Have fibers that run parallel to each other along the axis of the muscle. When parallel muscles contract, the entire muscle shortens equally.
EXAMPLE--Most muscles of the body are Parellel
Biceps Brachii, Hamstrings
Almost parallel, ending in flat tendons.
EXAMPLE--Digastric muscle, spindle shape muscle in neck with two bellies connected by a tendon
Have fibers that are arranged in a circle around an opening. Contraction of a circular muscle closes or reduces the size of the opening--relaxation makes opening wider--guard against entrances and exits of internal passages
EXAMPLE--muscles around mouth (orbicularis oris), muscles around anus (sphincter ani)
Triangular Muscles (Convergent)
Have a broad base but attach at a common site. The muscle fibers are arranged like a fan. The muscle may pull at a tendon or a connective tissus sheet--can be manipulated to pull at different directions by stimulating specific groups of cel fibers at any given moment.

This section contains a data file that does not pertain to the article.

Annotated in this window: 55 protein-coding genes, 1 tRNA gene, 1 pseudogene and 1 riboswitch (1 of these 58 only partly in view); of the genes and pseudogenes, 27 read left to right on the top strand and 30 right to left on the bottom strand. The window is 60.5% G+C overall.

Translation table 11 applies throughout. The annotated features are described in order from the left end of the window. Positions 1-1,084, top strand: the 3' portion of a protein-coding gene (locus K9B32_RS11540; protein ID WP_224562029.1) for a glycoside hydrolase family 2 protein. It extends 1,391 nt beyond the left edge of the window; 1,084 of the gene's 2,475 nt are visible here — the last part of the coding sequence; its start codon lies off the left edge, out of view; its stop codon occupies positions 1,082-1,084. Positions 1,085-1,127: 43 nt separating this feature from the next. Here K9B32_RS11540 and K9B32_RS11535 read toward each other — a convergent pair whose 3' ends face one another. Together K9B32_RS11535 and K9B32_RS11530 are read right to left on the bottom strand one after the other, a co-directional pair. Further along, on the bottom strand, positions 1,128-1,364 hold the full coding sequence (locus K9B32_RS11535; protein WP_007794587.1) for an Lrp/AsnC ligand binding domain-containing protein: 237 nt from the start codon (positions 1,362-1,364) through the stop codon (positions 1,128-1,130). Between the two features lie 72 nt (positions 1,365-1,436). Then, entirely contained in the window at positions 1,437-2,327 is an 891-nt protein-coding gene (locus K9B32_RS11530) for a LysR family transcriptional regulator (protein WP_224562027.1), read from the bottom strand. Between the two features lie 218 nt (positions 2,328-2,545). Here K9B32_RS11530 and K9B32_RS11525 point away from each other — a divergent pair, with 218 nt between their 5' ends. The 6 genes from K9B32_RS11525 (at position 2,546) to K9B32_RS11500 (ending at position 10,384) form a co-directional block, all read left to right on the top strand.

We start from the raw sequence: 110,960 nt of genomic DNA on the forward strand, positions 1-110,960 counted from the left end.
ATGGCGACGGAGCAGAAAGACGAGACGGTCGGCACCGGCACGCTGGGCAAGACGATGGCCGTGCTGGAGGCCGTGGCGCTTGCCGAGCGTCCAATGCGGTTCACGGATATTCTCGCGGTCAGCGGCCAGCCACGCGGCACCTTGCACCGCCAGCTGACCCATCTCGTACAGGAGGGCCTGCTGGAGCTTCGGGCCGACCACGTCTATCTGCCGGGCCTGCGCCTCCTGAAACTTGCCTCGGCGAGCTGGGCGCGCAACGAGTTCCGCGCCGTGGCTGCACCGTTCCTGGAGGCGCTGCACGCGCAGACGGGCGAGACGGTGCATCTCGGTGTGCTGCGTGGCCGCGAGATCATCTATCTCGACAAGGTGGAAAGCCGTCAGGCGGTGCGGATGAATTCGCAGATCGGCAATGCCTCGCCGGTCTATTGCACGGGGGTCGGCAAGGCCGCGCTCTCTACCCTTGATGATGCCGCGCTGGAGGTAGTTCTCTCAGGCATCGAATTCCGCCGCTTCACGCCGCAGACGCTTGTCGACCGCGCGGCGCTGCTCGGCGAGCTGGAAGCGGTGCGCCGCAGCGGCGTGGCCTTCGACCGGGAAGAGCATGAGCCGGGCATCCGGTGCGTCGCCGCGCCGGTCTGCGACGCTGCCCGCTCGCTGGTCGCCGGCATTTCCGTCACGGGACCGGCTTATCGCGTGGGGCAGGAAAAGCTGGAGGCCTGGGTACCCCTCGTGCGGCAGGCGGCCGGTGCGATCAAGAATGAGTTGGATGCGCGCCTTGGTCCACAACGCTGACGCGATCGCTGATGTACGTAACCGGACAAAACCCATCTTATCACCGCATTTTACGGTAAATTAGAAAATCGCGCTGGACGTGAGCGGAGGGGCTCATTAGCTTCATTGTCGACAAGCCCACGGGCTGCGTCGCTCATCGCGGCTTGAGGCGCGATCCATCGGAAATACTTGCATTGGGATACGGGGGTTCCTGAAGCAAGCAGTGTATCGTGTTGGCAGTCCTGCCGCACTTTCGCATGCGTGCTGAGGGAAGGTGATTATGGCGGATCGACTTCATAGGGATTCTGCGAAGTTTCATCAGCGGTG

EXAMPLE--Pectoralis Muscle, Trapezius
Shaped like feathers, fasicles are arranged obliquely, forming a common angle with a central tendon that may extend along almost the entire length of the muscle. The fascicles pull on the tendon at an angle, they do not move the tendon as far as a parallel muscle; facilitates the accommodation of more muscle fibers in a unit area compared with a parallel muscle, making it possible to exert more force than a parallel muscle.
EXAMPLE: extensor digitorum (a muscle that extends the fingers--a unipennate muscle)
Rectus Femoris--Extensor of the knee (bipennate)